Why Hire A Tax Professional?

Pop star Iggy Azalea has not been getting a lot of good news in the audit area lately. Not only did her Twitter Audit score land at 93 percent – meaning that only 7 percent of her followers are actually real people – but the IRS determined that she owes nearly $400,000 in taxes from 2014. Like most of us, Iggy would probably prefer bad news from Twitter than from the IRS.

The Twitter situation is unknowable, but someone was asleep at the wheel on the tax issue – Iggy was clearly not employing a tax professional to handle her taxes! Although the IRS Data Book indicates that fewer than one in 100 households with what would commonly be considered middle class incomes were audited in 2014, those who earned more than $10 million in adjusted gross income had an approximate one in six chance of an audit. Azalea wound up with a Federal Tax Lien, which attaches to all the taxpayer’s assets, and can limit the average person’s ability to get credit.

As a high earner, Azalea has better-than-average odds of being audited, but even people who report no income can wind up being scrutinized by the IRS. As life progresses, returns often become increasingly complicated: homes are purchased and there are contributions to charity. Taxpayers start to qualify for deductions and credits that were previously unavailable to them, such as the Child and Dependent Care Credit to help defray child care costs or the Savers Credit for retirement. Credits and deductions should never be missed, but the more deductions and credits, the more likely a mistake will be made that raises a red flag with the IRS.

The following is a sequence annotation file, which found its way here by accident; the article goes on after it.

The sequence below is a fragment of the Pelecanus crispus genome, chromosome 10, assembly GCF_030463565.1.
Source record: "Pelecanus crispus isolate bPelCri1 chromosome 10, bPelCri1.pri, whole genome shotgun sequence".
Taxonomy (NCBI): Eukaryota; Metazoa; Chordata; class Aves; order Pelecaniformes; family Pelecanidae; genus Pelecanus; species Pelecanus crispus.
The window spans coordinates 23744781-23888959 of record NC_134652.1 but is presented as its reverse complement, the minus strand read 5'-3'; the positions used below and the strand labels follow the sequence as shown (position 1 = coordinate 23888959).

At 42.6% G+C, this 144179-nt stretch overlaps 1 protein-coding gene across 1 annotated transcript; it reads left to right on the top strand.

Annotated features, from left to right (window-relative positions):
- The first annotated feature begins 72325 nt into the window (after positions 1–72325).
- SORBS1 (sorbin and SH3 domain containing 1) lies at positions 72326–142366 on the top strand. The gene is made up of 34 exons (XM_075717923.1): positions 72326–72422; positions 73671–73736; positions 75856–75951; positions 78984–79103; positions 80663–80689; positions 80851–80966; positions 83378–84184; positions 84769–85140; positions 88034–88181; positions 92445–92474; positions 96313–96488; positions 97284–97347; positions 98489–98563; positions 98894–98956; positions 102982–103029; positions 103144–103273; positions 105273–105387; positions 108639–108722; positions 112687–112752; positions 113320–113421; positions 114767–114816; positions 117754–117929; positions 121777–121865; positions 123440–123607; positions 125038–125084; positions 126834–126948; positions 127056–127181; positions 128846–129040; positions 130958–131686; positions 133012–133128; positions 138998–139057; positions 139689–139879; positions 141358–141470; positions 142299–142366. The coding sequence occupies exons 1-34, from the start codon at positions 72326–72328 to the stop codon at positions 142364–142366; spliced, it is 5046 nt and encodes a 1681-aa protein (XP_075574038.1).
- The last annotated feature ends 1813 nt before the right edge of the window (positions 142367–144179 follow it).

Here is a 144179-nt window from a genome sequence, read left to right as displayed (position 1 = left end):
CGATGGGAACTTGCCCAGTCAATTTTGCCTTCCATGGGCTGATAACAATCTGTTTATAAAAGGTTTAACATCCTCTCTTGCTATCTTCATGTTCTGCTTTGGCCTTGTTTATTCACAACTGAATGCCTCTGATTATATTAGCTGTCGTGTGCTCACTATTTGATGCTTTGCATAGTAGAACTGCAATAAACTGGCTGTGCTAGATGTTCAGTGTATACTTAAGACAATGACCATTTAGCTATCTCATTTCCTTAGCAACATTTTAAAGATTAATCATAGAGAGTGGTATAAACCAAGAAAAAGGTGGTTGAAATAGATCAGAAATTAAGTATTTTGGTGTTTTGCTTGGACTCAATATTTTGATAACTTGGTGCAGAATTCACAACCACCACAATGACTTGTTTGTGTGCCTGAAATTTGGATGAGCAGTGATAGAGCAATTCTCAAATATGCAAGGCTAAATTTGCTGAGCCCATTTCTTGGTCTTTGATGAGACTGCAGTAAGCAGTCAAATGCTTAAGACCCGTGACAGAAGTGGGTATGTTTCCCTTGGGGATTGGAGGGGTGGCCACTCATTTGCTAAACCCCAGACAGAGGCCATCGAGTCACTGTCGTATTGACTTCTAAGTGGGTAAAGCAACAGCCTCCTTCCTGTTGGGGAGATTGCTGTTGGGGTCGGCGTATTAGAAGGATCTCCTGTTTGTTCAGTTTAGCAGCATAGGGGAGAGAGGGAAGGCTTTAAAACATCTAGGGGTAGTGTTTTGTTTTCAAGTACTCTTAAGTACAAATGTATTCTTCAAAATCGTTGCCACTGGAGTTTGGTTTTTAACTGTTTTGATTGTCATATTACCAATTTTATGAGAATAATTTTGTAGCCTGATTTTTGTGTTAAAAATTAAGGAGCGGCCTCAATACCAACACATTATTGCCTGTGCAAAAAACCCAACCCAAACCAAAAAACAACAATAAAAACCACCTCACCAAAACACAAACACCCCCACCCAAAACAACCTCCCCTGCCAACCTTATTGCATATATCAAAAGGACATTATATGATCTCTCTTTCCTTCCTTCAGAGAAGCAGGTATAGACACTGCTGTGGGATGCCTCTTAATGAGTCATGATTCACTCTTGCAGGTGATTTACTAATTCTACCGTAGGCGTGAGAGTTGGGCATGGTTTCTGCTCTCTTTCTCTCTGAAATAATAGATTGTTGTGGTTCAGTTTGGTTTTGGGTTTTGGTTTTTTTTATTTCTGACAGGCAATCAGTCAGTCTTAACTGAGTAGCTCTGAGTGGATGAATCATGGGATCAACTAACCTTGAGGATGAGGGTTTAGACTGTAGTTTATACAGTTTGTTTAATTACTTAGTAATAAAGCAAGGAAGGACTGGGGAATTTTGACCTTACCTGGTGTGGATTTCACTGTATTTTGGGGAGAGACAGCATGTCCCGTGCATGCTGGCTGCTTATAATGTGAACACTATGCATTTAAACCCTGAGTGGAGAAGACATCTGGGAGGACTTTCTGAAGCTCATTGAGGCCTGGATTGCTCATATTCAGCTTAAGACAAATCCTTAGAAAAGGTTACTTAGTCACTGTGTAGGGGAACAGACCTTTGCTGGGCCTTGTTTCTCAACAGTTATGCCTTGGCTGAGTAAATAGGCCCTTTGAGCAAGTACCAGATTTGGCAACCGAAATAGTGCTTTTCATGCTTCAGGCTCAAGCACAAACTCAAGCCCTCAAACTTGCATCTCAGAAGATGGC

While simple math errors can trigger an audit, tax software should make that less likely. However, your tax software won’t make sure you have well documented your charitable donations or push you for the facts on that home office deduction (a big red flag for the IRS!). Even if you choose to hire a tax professional, you still aren’t in the clear. Although IRS now requires every paid preparer to register and have a Preparer Tax Identification Number (look for the PTIN), it generally doesn’t take any skill at all to hang out a shingle. Be sure to ask a prospective paid preparer if she or he has a license. Anyone you trust with your financial information should have been tested on taxation and be required to take continuing education to keep their credential.

Enrolled agents and CPAs are considered the top-level paid return preparers. Enrolled agents receive their licenses from the US Department of the Treasury and CPAs are licensed by their individual states. All the Enrolled Agents and CPAs at Tax Partners Northwest specialize in tax, and are required to take and report annual continuing education.